Financial fallout of coronavirus has hit nonprofits hard. Here's how Congress can help.

Due to the infectious nature of COVID-19, the public fundraising events on which nonprofit organizations rely have dried up completely.

Rogers Hoyt Jr.
Opinion contributor

The COVID-19 pandemic has taken an unprecedented toll on every American's way of life. Sports seasons have been canceled or postponed indefinitely, and main streets across America now resemble ghost towns more than the bustling hubs of commerce they once were.

When Congress rightly passed the CARES Act to provide a financial lifeline to individuals and small businesses, there was one significant omission. Despite facing many of the same challenges as other businesses, mid-size charitable organizations were left with few options to sufficiently address their unique challenges.

Nonprofits employ a workforce of 12.3 million people nationwide who have dedicated their lives to achieving their mission and giving back to their communities. Many have become institutions of American life — practically synonymous with the causes they represent.

Ducks Unlimited, recognized internationally as the leader in wetlands and waterfowl habitat conservation, has been expanding its mission to protect and restore landscapes since its founding in 1937.

With active projects in 335 counties in 39 different states, the widespread influence of Ducks Unlimited and impact of its mission is evident. Since July 2019, Ducks Unlimited has employed more than 1,500 local contractors and small businesses while injecting more than $81 million into those economies. In doing so, our organization has provided greater opportunities to enjoy nature, a vital resource during the current shelter-in-place guidelines across the country. In addition, the organization's projects have made water and air cleaner, providing a more sustainable and enjoyable future in the communities where we work.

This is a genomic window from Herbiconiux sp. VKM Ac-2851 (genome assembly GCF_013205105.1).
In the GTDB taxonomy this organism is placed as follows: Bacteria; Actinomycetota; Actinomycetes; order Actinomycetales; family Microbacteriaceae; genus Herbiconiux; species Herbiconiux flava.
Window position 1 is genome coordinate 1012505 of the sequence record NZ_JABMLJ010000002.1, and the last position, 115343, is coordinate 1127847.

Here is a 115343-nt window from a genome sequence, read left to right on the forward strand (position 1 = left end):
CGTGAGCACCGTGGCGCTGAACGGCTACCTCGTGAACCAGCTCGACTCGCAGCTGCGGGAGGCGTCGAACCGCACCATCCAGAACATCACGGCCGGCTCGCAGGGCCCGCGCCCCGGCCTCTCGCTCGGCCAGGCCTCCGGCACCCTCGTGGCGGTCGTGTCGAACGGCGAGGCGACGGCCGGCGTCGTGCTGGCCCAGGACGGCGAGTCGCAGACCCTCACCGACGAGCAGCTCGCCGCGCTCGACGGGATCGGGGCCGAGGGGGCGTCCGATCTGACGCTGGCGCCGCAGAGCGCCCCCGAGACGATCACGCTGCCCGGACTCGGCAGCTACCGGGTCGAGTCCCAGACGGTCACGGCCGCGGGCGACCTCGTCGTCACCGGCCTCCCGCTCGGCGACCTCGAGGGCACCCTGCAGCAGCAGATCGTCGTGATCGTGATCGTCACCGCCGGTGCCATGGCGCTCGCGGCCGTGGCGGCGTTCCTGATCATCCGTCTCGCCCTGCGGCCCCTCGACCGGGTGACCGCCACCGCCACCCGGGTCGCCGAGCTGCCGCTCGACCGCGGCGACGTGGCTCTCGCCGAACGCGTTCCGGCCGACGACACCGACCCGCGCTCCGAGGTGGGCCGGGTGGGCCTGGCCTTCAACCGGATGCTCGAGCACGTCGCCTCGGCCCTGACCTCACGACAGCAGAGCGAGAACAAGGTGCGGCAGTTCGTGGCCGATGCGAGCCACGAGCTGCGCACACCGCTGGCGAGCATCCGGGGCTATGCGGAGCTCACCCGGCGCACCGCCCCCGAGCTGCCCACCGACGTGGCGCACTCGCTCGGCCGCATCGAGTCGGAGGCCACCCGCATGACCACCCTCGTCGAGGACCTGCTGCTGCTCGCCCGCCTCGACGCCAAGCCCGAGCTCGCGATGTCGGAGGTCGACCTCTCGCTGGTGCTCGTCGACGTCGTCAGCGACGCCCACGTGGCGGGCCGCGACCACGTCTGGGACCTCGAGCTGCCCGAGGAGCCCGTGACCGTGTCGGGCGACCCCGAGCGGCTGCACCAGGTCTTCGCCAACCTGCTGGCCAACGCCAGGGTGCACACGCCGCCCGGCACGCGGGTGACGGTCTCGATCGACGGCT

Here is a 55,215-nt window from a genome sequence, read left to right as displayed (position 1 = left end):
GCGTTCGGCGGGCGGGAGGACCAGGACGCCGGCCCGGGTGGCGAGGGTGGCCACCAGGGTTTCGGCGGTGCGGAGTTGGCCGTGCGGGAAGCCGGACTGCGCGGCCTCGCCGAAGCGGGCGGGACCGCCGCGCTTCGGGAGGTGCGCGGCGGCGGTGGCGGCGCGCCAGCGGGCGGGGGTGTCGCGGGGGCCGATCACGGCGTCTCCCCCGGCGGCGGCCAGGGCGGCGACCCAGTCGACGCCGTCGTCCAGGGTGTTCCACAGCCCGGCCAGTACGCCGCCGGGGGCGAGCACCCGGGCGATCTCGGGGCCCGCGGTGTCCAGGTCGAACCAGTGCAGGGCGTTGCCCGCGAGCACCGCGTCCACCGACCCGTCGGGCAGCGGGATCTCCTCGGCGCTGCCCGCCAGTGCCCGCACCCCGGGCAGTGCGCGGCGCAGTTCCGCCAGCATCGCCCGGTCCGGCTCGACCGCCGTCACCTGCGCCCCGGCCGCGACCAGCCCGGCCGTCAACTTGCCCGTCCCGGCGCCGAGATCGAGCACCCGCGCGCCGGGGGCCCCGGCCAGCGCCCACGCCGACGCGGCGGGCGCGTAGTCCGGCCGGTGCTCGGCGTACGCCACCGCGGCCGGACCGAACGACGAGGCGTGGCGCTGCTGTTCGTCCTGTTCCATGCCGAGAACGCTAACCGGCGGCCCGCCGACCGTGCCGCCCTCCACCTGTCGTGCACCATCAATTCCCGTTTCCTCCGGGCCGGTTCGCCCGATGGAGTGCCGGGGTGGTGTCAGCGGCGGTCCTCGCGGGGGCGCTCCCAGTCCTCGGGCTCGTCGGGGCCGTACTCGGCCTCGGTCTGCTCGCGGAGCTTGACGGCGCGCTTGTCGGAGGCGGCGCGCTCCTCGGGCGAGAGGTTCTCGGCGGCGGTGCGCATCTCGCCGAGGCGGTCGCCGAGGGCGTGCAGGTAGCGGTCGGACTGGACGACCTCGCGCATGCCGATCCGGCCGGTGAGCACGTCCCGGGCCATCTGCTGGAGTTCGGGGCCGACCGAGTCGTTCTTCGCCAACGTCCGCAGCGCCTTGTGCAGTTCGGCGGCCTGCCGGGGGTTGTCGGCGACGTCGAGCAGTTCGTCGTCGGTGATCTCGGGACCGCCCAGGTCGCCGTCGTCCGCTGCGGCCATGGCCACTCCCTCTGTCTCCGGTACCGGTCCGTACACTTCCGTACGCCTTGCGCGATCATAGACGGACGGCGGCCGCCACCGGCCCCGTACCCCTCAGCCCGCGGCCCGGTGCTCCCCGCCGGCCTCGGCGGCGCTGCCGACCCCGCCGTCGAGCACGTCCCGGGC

Thousands of events canceled

Unfortunately, due to the infectious nature of COVID-19, the public fundraising events on which nonprofit organizations heavily rely have dried up completely. With many Americans unable to work and focused on keeping their families safe, charitable contributions have dramatically declined.

Ducks Unlimited has already canceled or postponed more than 2,000 events across the country, resulting in an estimated loss of nearly $21 million in revenue. When our communities need them the most, furloughs, drastic budget cuts and layoffs are sadly becoming a growing part of the new reality for most nonprofit organizations around the country.

In this new and unavoidable reality, nonprofit organizations are in a fight for survival. If we’re to continue to rely on the many services charitable organizations provide to our communities, we need to help them win this fight.

Bipartisan proposal offers lifeline

Fortunately, Rep. Seth Moulton, D-Mass., and Rep. Brian Fitzpatrick, R-Penn., are offering one bipartisan solution — the Save our Organizations that Serve Act. This bill provides the same relief to many nonprofits that other businesses are already receiving by expanding eligibility for nonprofits to receive forgivable loans to help make payroll and pay operating expenses.

This measure could enable many nonprofits to retain hundreds of hardworking and knowledgeable employees whose jobs are severely threatened during this crisis. These employees are on the front lines providing critical infrastructure for agriculture and caring for the most vulnerable among us. More effective relief for nonprofits must be included in any future stimulus package negotiated by congressional leaders in Washington.

A wood duck in a lake in Odessa, Florida, on April8, 2020.

Every member of Congress should show their support for America’s nonprofit organizations and the millions of people they represent.

Promisingly, Sen. Angus King, I-Maine, and Sen. James Lankford, R-Okla., are leading a similar effort to build support for nonprofits among their colleagues in the Senate.

Nonprofit organizations like Ducks Unlimited, Goodwill, the YMCA and the American Cancer Society are a vital component to a healthy American economy. As we continue to weather this unforeseen storm of financial and economic hardship and uncertainty, we must ensure that these important charitable organizations remain part of our new reality — whatever that may be.

Rogers Hoyt Jr. is president of Ducks Unlimited, Inc.